ACT slams Oranga Tamariki for giving unruly teens KFC to end 24-hour roof stand-off at youth justice facility

ACT is claiming New Zealand is a "dying nation" after it was revealed five youth offenders were given KFC to end a 24-hour rooftop stand-off. 

The stand-off began on Saturday when five youth offenders at the Te Puna Wai o Tuhinapo youth justice facility near Christchurch escaped onto the roof. One came down on Saturday evening. 

Oranga Tamariki Deputy Chief Executive Mike Bush told Newshub a staff member was injured and suffered a fractured wrist.

The five teenagers allegedly took a set of keys from a guard in a unit at the facility, escaped to the roof and refused to come down, according to Stuff

Offenders on the roof at the Te Puna Wai o Tuhinapo youth justice facility near Christchurch.
Offenders on the roof at the Te Puna Wai o Tuhinapo youth justice facility near Christchurch. Photo credit: Newshub

The standoff ended after around 24 hours when the remaining four members, who remained on the roof overnight, came down and were taken into police custody. 

It's reported the offenders smashed their way into the roof cavity and hurled projectiles at people on the ground below.

It's now been confirmed to Newshub fast food was given to the four offenders to help negotiate an end to the stand-off. Stuff reports KFC was given to the teenagers after they surrendered. 

"These are vulnerable young people, and our first approach will always be to use the least harmful ways to convince them to come down safely on their own terms," Bush told Newshub.

"Fast food was part of the negotiations and additional items were also used to attempt to bring the young people down throughout the day and overnight, such as clothing and hot drinks."

This hasn't gone down well with ACT Party leader David Seymour who says the reward for the five youths for attempting to escape a facility, damage taxpayer property and injuring a staff member is KFC. 

"These are Labour's values in action and they will doom a nation. It also shows why youth imprisonment should be done by Corrections instead of Oranga Tamariki," Seymour said. 

Youth crime and crime, in general, have been a hot topic over the last year, with ram-raids, burglaries and assaults a common headline in the news.  

Seymour said everyday Kiwis who pay their taxes and follow the rules are terrorised by criminals in their workplaces, have their cars broken into and feel unsafe when they're out walking. 

"But their money is used to reward people who don't follow the rules. At the heart of New Zealand's crime problem is that failure of values," Seymour said. 

"Labour's priorities are reducing the prison population, removing three strikes, funding cultural reports for convicted crims pre-sentencing, and now giving KFC to escapees. Everything but the rights of law-abiding New Zealanders."

Seymour said crime is "out of control" in New Zealand and it's time to restore the values of right and wrong. 

"Right now youth offenders know nobody can touch them. They now know if they're really bad they might even get KFC! They ignore police sanctions because the end game is they're untouchable," Seymour said.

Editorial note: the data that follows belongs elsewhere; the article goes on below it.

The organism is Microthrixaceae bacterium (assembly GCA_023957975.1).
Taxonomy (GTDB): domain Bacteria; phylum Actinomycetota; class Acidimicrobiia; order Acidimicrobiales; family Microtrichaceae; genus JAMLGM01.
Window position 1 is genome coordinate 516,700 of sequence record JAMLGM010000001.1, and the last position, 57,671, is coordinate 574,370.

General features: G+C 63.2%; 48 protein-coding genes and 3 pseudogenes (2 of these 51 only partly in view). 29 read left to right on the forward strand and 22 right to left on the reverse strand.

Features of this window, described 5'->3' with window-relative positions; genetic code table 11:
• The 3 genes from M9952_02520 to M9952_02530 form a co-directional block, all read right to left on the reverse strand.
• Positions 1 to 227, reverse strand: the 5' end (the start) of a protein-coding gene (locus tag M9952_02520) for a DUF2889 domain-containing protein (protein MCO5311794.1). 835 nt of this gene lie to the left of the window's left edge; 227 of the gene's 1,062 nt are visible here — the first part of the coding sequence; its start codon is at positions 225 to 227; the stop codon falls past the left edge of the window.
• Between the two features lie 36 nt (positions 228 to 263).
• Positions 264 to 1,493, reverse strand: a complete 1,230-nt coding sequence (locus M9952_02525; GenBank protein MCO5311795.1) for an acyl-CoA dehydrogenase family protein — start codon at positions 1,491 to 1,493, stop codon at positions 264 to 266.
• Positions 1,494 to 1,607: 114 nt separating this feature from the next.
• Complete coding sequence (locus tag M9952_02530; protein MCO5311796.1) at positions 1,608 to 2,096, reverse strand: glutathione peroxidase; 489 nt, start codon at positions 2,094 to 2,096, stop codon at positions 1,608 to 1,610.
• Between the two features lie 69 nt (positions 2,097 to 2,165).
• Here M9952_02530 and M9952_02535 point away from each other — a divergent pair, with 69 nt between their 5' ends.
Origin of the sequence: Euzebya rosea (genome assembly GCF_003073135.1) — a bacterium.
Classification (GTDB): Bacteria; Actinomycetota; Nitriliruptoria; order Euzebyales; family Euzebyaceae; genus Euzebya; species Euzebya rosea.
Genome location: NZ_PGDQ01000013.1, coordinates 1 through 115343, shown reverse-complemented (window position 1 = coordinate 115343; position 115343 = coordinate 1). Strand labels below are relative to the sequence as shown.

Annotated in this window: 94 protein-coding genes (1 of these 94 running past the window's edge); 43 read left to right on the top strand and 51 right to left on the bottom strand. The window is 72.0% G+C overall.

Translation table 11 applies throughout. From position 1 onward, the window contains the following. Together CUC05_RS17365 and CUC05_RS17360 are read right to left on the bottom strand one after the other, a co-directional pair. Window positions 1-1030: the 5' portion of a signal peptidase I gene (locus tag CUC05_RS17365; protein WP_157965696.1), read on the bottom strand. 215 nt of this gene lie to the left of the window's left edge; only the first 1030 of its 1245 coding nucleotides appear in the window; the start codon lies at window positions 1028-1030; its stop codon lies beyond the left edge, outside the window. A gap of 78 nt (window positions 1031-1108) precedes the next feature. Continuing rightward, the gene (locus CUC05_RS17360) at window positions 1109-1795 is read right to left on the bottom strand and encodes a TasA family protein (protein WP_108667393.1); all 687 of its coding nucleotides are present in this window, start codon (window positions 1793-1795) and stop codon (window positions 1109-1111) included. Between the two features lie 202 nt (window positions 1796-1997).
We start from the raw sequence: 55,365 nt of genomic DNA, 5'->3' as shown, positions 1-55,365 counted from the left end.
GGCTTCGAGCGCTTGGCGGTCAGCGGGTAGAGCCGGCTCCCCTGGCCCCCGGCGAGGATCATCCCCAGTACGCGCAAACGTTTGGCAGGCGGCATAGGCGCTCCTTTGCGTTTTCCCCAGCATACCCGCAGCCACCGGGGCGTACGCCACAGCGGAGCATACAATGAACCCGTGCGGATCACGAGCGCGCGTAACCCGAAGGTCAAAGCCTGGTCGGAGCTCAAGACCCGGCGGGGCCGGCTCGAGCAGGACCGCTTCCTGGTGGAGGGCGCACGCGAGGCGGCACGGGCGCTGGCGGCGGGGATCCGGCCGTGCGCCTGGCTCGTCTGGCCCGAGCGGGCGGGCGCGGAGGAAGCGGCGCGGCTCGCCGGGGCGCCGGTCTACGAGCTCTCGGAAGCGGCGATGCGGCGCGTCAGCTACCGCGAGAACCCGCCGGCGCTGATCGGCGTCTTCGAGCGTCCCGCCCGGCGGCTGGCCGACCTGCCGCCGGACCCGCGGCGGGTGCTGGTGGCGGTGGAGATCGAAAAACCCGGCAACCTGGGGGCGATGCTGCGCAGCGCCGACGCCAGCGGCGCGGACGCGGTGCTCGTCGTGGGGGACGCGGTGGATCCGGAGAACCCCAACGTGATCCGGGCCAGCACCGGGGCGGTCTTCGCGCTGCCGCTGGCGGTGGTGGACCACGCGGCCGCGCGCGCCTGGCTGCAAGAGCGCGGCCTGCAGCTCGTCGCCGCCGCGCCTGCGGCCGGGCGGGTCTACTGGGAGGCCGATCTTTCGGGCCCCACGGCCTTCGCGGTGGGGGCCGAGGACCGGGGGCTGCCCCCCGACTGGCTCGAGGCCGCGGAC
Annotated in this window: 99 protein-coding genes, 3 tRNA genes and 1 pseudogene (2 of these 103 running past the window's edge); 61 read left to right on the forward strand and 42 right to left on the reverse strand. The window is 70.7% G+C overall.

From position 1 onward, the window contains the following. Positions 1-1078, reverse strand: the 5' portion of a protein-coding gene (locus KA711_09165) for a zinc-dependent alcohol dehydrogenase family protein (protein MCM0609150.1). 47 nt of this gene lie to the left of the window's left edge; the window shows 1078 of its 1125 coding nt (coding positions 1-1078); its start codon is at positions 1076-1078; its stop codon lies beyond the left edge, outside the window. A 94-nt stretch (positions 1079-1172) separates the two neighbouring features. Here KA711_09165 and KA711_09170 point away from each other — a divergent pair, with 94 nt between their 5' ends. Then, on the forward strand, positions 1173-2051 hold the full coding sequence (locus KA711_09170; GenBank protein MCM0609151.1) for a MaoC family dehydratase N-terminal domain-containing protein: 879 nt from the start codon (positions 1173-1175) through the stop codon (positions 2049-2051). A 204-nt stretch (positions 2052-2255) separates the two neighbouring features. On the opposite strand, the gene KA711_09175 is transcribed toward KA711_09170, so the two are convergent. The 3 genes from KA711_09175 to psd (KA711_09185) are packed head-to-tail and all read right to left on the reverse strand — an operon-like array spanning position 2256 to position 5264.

"It's infuriating for police and victims alike. They need to be told, 'If you keep doing this, you'll be taken to a place without your phone and it won't be fun, you won't like it, and you better believe it.'" 

ACT Party leader David Seymour says crime is "out of control".
ACT Party leader David Seymour says crime is "out of control". Photo credit: AM

Bush told Newshub senior site staff members were involved in de escalating the situation while police and Fire and Emergency NZ assisted them.

"This was a serious and dangerous incident and the safety of the young people on the roof was always our priority," Bush said. 

"We were very concerned about them slipping and falling and we had to take that into consideration when working to get them down." 

In situations like this, Bush said Oranga Tamariki works alongside police to engage in reasonable negotiations, particularly where the situation can be resolved by minimising the harm and risk to anyone involved.

Bush confirmed despite the damage to the facility it's still safe to operate, but the cost of the destruction is not yet known. 

"Although breaking into the roof cavity is not ideal, the situation remained contained and at no point did any of the young people exit the grounds of the facility," Bush said.

"As I've outlined previously, I am beginning my rapid review of the residences with urgency. We will share the findings of our review as soon as it is complete.

"I am committed to ensuring Oranga Tamariki residences are safe places for tamariki and rangatahi."  

When Newshub asked Minister for Children Kelvin Davis about why KFC was provided to the youth offenders, he said it was an operational issue handled by Oranga Tamariki with the assistance of police.

"The aim is always to bring incidents like this to an end as quickly as possible to ensure the safety of all involved, including staff and the public," Davis told Newshub.

"All sorts of negotiation tactics are used during events like these. Oranga Tamariki and police could rush up on a roof and tackle these kids but that is a huge risk to safety."

The young people involved will now face consequences for their actions, which is now a matter for police.